Radiation therapy has been used in the treatment of cancer for several decades. Often used in tandem with other cancer therapies, including surgery and chemotherapy, radiation is the least invasive cancer treatment, causing significantly less side effects than chemotherapy. Radiation is commonly suggested for the treatment of mesothelioma to lessen the severity of symptoms and to make the patient more comfortable. Radiation therapy does not cure mesothelioma.
How Does Radiation Work?
There are three forms of radiation that can be used to treat patients with cancer, but not all are suitable for mesothelioma patients. The three types of radiation include:
- External Beam Radiation – This is the most common form of the treatment and the one that was developed first. With external beam radiation, the patient sits or lies down and an external source of radiation is aimed directly at the affected area. The radiation is meant to kill cancer cells and stop their growth. Unfortunately, this treatment is rarely completely effective in the fight against mesothelioma and is generally offered as a multi-modal therapy in conjunction with chemotherapy or surgery. In addition, it can also destroy the healthy tissue around the affected site, resulting in skin irritation or pain.
- Brachytherapy – This type of radiation therapy allows a highly-concentrated dose of radiation to be delivered directly to the affected area of the body. It involves the implantation of tiny rods of radioactive material directly into or near the tumor, pinpointing the cancerous cells and causing little damage to healthy cells. In some cases, the rods are implanted for a short time and then removed. In other instances, they are left in place, but eventually stop emitting radiation.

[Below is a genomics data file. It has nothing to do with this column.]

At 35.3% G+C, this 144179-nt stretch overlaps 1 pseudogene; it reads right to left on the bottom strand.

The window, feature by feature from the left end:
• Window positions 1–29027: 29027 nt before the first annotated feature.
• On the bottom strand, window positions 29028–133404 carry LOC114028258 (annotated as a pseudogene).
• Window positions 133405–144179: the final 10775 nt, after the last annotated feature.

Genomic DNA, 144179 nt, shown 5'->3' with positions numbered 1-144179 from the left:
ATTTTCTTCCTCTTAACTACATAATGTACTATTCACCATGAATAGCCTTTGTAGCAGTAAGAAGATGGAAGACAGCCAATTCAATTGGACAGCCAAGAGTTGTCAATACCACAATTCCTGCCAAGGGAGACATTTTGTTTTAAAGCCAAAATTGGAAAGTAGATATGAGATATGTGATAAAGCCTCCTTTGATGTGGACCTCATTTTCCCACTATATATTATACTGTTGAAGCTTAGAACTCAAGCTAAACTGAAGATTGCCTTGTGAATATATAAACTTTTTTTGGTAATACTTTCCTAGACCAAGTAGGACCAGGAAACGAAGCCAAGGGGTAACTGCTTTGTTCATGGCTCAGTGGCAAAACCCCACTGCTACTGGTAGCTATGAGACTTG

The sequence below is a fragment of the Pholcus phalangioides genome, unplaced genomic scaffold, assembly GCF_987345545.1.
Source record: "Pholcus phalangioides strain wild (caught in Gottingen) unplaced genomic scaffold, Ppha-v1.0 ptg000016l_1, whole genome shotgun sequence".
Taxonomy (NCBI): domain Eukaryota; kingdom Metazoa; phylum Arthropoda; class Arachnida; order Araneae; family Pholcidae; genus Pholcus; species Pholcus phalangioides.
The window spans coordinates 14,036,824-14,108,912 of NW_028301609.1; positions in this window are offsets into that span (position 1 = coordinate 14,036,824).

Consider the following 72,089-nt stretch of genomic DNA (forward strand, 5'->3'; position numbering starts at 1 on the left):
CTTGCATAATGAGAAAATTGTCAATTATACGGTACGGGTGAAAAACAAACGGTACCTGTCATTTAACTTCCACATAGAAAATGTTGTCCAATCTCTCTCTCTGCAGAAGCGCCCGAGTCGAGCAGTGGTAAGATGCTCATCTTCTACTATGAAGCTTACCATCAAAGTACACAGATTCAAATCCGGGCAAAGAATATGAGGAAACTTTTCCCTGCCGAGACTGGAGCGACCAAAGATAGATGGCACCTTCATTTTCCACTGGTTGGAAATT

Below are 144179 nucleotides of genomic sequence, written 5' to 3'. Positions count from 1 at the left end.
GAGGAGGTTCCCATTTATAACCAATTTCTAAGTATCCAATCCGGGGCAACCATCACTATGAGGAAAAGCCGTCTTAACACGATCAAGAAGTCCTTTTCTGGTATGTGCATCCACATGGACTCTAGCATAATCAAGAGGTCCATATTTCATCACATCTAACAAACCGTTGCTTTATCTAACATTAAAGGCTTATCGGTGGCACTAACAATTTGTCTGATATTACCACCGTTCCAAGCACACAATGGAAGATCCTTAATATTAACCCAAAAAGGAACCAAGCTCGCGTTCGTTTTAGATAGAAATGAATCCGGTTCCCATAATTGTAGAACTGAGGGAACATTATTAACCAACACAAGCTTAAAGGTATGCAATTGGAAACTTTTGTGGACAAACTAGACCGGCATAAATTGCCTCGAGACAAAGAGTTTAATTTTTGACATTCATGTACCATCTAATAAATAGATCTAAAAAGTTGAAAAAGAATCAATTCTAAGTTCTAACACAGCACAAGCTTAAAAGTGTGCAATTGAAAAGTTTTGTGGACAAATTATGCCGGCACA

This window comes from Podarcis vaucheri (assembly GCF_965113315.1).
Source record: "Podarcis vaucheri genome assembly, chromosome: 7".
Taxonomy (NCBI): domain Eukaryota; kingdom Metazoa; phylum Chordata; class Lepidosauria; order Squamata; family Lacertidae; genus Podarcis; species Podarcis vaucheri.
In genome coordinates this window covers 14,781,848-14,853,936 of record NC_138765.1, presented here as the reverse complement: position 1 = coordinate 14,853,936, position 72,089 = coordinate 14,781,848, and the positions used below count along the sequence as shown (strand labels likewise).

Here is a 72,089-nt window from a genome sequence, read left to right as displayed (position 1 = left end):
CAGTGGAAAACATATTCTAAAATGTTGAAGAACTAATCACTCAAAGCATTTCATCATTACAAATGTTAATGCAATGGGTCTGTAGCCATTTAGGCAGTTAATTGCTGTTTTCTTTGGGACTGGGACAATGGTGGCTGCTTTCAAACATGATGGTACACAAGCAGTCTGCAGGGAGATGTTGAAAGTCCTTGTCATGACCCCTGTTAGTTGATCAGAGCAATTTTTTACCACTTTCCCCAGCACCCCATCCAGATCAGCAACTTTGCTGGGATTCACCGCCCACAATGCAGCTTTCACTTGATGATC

- Unsealed Source Radiation – This type of radiation is only used for particular forms of cancer and is administered orally or through injection. The person who receives this kind of radiation is considered radioactive for the duration of the treatment and a short time afterwards. This is generally not used to treat mesothelioma of any kind.
Side Effects of Mesothelioma Radiation
Radiation is a localized treatment and side effects are generally limited to the area being treated. Side effects from radiation can show up a few days after treatment and can last for several weeks or months. Some side effects actually appear years later. Common side effects of radiation therapy include:
- Fatigue – This is the most common complaint of those undergoing radiation and many people report an extreme level of fatigue that is hard to conquer. Some individuals note that the fatigue lasts for months or years after the therapy is complete.
- Skin Damage or Changes – Radiation therapy has improved significantly over the years and skin damage is not as severe as years prior. However, redness, dryness and peeling may occur in addition to darkening of the skin. Patients should stay out of the sun and avoid using any lotions or other topical products that are not approved by their doctor.
- Mouth Problems – This includes inflammation or extreme dry mouth. Taste bud damage can also occur. These mouth concerns may cause weight loss because eating and swallowing can be difficult.
Other side effects of radiation can include:
- Nausea and vomiting
- Hair loss in the treatment area
- Urinary and bladder changes
- Sexual changes
An oncologist can suggest the best way to battle the effects of radiation. Patients should inform their doctor of all side effects even if they are listed as common in order to avoid any life-threatening situations.